Authors

Victor Soto, Alberto Suárez, Gonzalo Martinez-Muñoz

Abstract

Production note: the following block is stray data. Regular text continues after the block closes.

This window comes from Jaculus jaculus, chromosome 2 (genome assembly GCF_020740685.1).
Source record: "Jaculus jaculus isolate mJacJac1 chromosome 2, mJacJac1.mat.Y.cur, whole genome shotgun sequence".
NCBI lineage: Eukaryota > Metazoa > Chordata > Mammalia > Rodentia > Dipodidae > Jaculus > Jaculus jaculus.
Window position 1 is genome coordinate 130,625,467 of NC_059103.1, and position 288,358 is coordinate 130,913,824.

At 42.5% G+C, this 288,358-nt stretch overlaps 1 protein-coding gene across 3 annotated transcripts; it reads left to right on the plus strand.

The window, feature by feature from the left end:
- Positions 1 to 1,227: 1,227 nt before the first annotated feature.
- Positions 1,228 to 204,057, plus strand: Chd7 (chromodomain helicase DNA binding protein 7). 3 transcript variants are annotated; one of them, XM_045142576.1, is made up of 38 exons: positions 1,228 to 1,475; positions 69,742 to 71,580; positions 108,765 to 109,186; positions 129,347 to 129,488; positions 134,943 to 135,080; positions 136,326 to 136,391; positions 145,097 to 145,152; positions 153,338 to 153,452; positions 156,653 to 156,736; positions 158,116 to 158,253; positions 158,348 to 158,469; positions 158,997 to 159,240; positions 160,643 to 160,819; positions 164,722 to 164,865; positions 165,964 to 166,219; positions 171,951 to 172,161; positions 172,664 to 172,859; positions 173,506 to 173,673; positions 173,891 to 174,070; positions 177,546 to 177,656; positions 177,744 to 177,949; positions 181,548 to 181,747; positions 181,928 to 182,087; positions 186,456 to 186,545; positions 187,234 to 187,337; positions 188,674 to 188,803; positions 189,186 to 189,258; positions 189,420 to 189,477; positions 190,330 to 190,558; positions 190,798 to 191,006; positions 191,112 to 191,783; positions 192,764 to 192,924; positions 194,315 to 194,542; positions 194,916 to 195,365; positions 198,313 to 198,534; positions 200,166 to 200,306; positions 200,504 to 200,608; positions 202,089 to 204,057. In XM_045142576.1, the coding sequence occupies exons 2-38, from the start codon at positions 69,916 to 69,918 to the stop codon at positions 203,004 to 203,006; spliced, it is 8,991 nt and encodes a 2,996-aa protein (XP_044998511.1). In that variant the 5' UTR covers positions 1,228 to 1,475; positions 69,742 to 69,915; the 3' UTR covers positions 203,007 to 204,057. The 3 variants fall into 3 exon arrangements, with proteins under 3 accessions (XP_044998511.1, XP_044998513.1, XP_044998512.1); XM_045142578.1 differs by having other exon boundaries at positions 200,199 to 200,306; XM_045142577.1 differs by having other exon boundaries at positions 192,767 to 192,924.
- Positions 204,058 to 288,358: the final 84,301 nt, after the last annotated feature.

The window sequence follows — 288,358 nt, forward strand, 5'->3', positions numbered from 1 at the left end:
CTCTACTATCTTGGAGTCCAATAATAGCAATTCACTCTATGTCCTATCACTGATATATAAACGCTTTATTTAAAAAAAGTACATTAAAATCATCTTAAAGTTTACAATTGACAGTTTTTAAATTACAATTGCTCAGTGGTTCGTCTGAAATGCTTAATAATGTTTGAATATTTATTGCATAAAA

In this work we analyze the class prediction of parallel randomized ensembles by majority voting as an urn model. For a given test instance, the ensemble can be viewed as an urn of marbles of different colors. A marble represents an individual classifier. Its color represents the class label prediction of the corresponding classifier. The sequential querying of classifiers in the ensemble can be seen as draws without replacement from the urn. An analysis of this classical urn model based on the hypergeometric distribution makes it possible to estimate the confidence on the outcome of majority voting when only a fraction of the individual predictions is known. These estimates can be used to speed up the prediction by the ensemble. Specifically, the aggregation of votes can be halted when the confidence in the final prediction is sufficiently high. If one assumes a uniform prior for the distribution of possible votes the analysis is shown to be equivalent to a previous one based on Dirichlet distributions. The advantage of the current approach is that prior knowledge on the possible vote outcomes can be readily incorporated in a Bayesian framework. We show how incorporating this type of problem-specific knowledge into the statistical analysis of majority voting leads to faster classification by the ensemble and allows us to estimate the expected average speed-up beforehand.